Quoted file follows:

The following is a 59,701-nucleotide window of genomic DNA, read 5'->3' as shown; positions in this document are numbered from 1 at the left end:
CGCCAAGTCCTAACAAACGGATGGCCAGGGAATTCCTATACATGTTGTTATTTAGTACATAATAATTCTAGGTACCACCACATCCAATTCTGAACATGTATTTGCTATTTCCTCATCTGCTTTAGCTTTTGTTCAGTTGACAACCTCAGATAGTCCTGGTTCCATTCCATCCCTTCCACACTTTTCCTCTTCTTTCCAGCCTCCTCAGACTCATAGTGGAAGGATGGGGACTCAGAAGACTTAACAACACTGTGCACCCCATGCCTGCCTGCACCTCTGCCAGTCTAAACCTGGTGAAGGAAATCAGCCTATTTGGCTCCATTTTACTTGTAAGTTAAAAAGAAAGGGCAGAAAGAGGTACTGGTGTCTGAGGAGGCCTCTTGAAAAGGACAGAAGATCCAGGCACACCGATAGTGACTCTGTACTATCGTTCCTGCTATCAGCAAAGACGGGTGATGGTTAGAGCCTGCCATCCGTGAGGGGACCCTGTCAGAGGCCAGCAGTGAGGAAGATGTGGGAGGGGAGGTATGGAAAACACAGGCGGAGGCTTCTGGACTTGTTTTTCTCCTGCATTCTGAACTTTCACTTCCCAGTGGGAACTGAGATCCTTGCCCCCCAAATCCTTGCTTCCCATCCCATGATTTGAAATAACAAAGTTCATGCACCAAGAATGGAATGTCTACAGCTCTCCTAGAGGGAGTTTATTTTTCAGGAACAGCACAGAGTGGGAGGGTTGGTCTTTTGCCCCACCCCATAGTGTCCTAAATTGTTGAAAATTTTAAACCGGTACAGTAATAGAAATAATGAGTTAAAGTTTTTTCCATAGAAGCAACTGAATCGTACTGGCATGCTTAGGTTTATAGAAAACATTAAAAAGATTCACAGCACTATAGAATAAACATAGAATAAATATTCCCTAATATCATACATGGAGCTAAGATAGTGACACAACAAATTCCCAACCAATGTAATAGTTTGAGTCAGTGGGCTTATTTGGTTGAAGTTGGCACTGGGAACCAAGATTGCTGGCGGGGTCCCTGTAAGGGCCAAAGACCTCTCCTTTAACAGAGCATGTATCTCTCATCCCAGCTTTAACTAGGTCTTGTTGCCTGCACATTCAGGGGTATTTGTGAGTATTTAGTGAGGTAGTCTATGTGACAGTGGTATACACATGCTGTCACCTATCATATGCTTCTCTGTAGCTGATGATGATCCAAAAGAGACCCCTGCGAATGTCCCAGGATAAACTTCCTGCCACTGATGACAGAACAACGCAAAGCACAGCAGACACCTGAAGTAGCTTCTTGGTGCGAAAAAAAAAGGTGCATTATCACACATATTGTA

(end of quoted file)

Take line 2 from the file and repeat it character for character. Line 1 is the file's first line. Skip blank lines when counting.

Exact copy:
CGCCAAGTCCTAACAAACGGATGGCCAGGGAATTCCTATACATGTTGTTATTTAGTACATAATAATTCTAGGTACCACCACATCCAATTCTGAACATGTATTTGCTATTTCCTCATCTGCTTTAGCTTTTGTTCAGTTGACAACCTCAGATAGTCCTGGTTCCATTCCATCCCTTCCACACTTTTCCTCTTCTTTCCAGCCTCCTCAGACTCATAGTGGAAGGATGGGGACTCAGAAGACTTAACAACACTGTGCACCCCATGCCTGCCTGCACCTCTGCCAGTCTAAACCTGGTGAAGGAAATCAGCCTATTTGGCTCCATTTTACTTGTAAGTTAAAAAGAAAGGGCAGAAAGAGGTACTGGTGTCTGAGGAGGCCTCTTGAAAAGGACAGAAGATCCAGGCACACCGATAGTGACTCTGTACTATCGTTCCTGCTATCAGCAAAGACGGGTGATGGTTAGAGCCTGCCATCCGTGAGGGGACCCTGTCAGAGGCCAGCAGTGAGGAAGATGTGGGAGGGGAGGTATGGAAAACACAGGCGGAGGCTTCTGGACTTGTTTTTCTCCTGCATTCTGAACTTTCACTTCCCAGTGGGAACTGAGATCCTTGCCCCCCAAATCCTTGCTTCCCATCCCATGATTTGAAATAACAAAGTTCATGCACCAAGAATGGAATGTCTACAGCTCTCCTAGAGGGAGTTTATTTTTCAGGAACAGCACAGAGTGGGAGGGTTGGTCTTTTGCCCCACCCCATAGTGTCCTAAATTGTTGAAAATTTTAAACCGGTACAGTAATAGAAATAATGAGTTAAAGTTTTTTCCATAGAAGCAACTGAATCGTACTGGCATGCTTAGGTTTATAGAAAACATTAAAAAGATTCACAGCACTATAGAATAAACATAGAATAAATATTCCCTAATATCATACATGGAGCTAAGATAGTGACACAACAAATTCCCAACCAATGTAATAGTTTGAGTCAGTGGGCTTATTTGGTTGAAGTTGGCACTGGGAACCAAGATTGCTGGCGGGGTCCCTGTAAGGGCCAAAGACCTCTCCTTTAACAGAGCATGTATCTCTCATCCCAGCTTTAACTAGGTCTTGTTGCCTGCACATTCAGGGGTATTTGTGAGTATTTAGTGAGGTAGTCTATGTGACAGTGGTATACACATGCTGTCACCTATCATATGCTTCTCTGTAGCTGATGATGATCCAAAAGAGACCCCTGCGAATGTCCCAGGATAAACTTCCTGCCACTGATGACAGAACAACGCAAAGCACAGCAGACACCTGAAGTAGCTTCTTGGTGCGAAAAAAAAAGGTGCATTATCACACATATTGTA